Posts tagged with "Museum of Fine Arts Houston":
After a smashing success as part of a retrospective of visual and multimedia artist Pipilotti Rist at New York’s New Museum, Pixel Forest and Worry Will Vanish were acquired by the Museum of Fine Arts, Houston. The Swiss artist created Pixel Forest with lighting designer Kaori Kuwabara, constructing thousands of hanging jewel-toned LED lights that shift in waves of color. Worry Will Vanish is a projected video that occupies a corner of the room and takes the viewer through dreamy nature scenes and distorted views of the human body. Conceived separately but displayed together, the immersive experience transports the viewer into Rist’s world.
Pipilotti Rist: Pixel Forest and Worry Will Vanish Museum of Fine Arts, Houston 1001 Bissonnet, Houston Through September 17
Steven Holl's design for the Museum of Fine Arts, Houston (MFAH) has started construction. In 2015, Holl described the commission as "the most important" of his career.
Steven Holl Architects was awarded the job back in 2012, seeing off competition from Morphosis and Snøhetta, but working out the design has been a drawn-out experience. “What you see here is the culmination of a 36-month design process,” Holl said at a design unveiling two years ago. In addition to the 165,000-square-foot Nancy and Rich Kinder Building, and the Glassell School of Art, the architect also worked on the museum's master plan.
The 14-acre campus will also include the Sarah Campbell Blaffer Foundation Center for Conservation, designed by Lake|Flato Architects of San Antonio. The two-storey facility will sit above MFAH's existing parking garage and provide conservation labs and studios, and a street-level cafe. Holl's translucent Nancy and Rich Kinder Building, meanwhile, will see two floors of galleries circling a top-lit three-level atrium added along with a restaurant, theater, reflecting pools, vertical gardens, meeting rooms, and underground parking.
The building will have etched glass tubular cladding that will allow daylight to filter through and also give the building a soft glow come sunset. At ground level, six reflecting pools of water will amplify the luminous qualities of the structure's skin, which will also include seven vertical gardens. These will be cut into segments of vision glass instead of the translucent tubing. Inside, the two galleries will total 54,000 square feet. The upper level is to be shielded by a luminous canopy roof, which has concave curves inspired by Texas' billowing clouds. All of the gallery spaces feature natural light. Holl is working with New York–based lighting design firm L’Observatoire International on the project.Furthermore, Holl's new Glassell School of Art will connect with the water pools and connect the campus to The Brown Foundation, Inc. Plaza. All in all, MFAH's additions will come to $450 million. Construction is touted for completion in 2019.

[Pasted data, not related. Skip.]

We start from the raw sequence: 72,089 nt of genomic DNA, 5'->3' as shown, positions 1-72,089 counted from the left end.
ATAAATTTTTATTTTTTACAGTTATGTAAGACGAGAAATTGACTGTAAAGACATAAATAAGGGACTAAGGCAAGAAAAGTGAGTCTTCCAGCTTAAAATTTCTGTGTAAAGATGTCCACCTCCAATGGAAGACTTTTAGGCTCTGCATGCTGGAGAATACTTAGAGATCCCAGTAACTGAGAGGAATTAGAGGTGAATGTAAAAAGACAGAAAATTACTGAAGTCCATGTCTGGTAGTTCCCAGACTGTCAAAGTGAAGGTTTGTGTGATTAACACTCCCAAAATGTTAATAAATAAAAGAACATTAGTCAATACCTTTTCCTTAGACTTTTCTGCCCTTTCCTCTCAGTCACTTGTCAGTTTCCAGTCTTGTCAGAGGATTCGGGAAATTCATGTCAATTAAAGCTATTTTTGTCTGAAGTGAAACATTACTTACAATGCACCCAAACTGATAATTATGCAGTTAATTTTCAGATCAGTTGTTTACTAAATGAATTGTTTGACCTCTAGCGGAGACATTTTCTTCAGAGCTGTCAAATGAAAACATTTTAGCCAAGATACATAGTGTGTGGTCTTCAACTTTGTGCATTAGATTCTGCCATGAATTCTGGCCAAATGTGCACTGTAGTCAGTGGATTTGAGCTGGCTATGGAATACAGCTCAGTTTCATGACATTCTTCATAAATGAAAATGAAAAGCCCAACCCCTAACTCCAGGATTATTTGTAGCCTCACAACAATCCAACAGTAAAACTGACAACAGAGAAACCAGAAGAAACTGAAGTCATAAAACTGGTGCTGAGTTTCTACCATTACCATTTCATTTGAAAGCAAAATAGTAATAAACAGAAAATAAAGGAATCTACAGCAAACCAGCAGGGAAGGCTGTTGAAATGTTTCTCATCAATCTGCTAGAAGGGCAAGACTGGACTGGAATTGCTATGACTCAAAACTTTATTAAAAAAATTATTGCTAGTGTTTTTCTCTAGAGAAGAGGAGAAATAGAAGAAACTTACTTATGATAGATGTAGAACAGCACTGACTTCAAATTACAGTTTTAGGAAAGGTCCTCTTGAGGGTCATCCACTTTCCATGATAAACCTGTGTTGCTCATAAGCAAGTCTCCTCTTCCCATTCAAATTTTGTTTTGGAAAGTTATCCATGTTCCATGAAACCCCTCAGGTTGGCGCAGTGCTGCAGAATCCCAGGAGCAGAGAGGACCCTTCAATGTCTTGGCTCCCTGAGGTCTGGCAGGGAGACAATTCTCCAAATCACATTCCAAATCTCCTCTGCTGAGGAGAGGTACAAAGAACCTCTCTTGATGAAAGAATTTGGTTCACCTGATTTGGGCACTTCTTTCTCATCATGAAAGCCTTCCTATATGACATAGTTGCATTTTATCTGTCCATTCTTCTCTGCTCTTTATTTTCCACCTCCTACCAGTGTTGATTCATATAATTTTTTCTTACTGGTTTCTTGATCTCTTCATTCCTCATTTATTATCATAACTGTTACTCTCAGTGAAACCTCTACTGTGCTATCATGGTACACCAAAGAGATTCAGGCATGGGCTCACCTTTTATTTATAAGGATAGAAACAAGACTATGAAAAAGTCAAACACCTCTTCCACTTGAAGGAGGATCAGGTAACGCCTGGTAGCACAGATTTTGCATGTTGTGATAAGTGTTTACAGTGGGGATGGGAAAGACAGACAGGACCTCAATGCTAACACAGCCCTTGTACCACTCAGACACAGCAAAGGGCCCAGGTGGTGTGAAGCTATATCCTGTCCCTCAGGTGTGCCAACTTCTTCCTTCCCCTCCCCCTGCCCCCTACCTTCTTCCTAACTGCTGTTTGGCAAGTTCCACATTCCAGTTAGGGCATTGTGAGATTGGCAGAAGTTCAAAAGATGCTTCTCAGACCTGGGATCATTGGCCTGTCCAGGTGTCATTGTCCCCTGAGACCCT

The Museum of Fine Arts, Houston showcases photographer who documented NYC streets for nearly 50 years
The Museum of Fine Arts, Houston will pay tribute to Helen Levitt, the American photographer known for capturing scenes of urban life in New York City. The exhibition, titled Helen Levitt: In the Street, covers her career from the late 1930s to the mid-1980s. It features more than 40 works, as well as her 1948 short film In the Street, which centered on her early photographs of children. Born and raised in Brooklyn, New York, Levitt was included in the inaugural exhibition of the photography department at the Museum of Modern Art, and she had her first of three solo shows there just three years later. By the late 1940s, Levitt had begun experimenting with the moving image, and worked full-time with film until the advent of color photography in 1959. It was then that she picked up the camera to revisit the scenes she had captured in black-and-white.
Helen Levitt: In the Street The Museum of Fine Arts, Houston 5601 Main Street, Houston Through January 2